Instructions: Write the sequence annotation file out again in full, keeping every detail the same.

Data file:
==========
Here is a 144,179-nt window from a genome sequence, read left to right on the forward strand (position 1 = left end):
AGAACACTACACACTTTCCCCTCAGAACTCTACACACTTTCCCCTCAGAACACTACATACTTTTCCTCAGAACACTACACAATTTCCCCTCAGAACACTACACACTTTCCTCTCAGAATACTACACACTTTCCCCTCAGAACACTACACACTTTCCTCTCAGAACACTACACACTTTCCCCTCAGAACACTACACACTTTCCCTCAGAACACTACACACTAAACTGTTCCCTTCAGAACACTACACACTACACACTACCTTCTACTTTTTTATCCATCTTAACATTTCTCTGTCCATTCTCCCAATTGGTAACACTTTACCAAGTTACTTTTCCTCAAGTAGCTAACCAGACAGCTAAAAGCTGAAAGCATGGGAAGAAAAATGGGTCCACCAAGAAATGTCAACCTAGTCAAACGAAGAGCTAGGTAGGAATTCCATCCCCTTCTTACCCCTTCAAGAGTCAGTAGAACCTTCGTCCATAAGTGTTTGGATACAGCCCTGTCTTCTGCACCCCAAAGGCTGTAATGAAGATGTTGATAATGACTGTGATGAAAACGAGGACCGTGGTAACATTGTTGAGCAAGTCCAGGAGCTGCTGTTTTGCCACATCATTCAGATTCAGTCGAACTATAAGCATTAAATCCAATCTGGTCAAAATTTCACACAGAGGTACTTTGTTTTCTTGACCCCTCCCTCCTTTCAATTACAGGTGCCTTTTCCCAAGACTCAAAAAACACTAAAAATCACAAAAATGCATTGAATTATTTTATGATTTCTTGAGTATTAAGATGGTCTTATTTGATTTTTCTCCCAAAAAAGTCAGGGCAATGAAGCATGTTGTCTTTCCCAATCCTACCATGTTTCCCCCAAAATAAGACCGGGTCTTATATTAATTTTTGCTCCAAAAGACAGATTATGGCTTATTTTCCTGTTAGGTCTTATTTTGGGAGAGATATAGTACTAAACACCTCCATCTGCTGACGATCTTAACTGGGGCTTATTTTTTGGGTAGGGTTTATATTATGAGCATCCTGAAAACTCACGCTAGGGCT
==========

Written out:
Here is a 144,179-nt window from a genome sequence, read left to right on the forward strand (position 1 = left end):
AGAACACTACACACTTTCCCCTCAGAACTCTACACACTTTCCCCTCAGAACACTACATACTTTTCCTCAGAACACTACACAATTTCCCCTCAGAACACTACACACTTTCCTCTCAGAATACTACACACTTTCCCCTCAGAACACTACACACTTTCCTCTCAGAACACTACACACTTTCCCCTCAGAACACTACACACTTTCCCTCAGAACACTACACACTAAACTGTTCCCTTCAGAACACTACACACTACACACTACCTTCTACTTTTTTATCCATCTTAACATTTCTCTGTCCATTCTCCCAATTGGTAACACTTTACCAAGTTACTTTTCCTCAAGTAGCTAACCAGACAGCTAAAAGCTGAAAGCATGGGAAGAAAAATGGGTCCACCAAGAAATGTCAACCTAGTCAAACGAAGAGCTAGGTAGGAATTCCATCCCCTTCTTACCCCTTCAAGAGTCAGTAGAACCTTCGTCCATAAGTGTTTGGATACAGCCCTGTCTTCTGCACCCCAAAGGCTGTAATGAAGATGTTGATAATGACTGTGATGAAAACGAGGACCGTGGTAACATTGTTGAGCAAGTCCAGGAGCTGCTGTTTTGCCACATCATTCAGATTCAGTCGAACTATAAGCATTAAATCCAATCTGGTCAAAATTTCACACAGAGGTACTTTGTTTTCTTGACCCCTCCCTCCTTTCAATTACAGGTGCCTTTTCCCAAGACTCAAAAAACACTAAAAATCACAAAAATGCATTGAATTATTTTATGATTTCTTGAGTATTAAGATGGTCTTATTTGATTTTTCTCCCAAAAAAGTCAGGGCAATGAAGCATGTTGTCTTTCCCAATCCTACCATGTTTCCCCCAAAATAAGACCGGGTCTTATATTAATTTTTGCTCCAAAAGACAGATTATGGCTTATTTTCCTGTTAGGTCTTATTTTGGGAGAGATATAGTACTAAACACCTCCATCTGCTGACGATCTTAACTGGGGCTTATTTTTTGGGTAGGGTTTATATTATGAGCATCCTGAAAACTCACGCTAGGGCT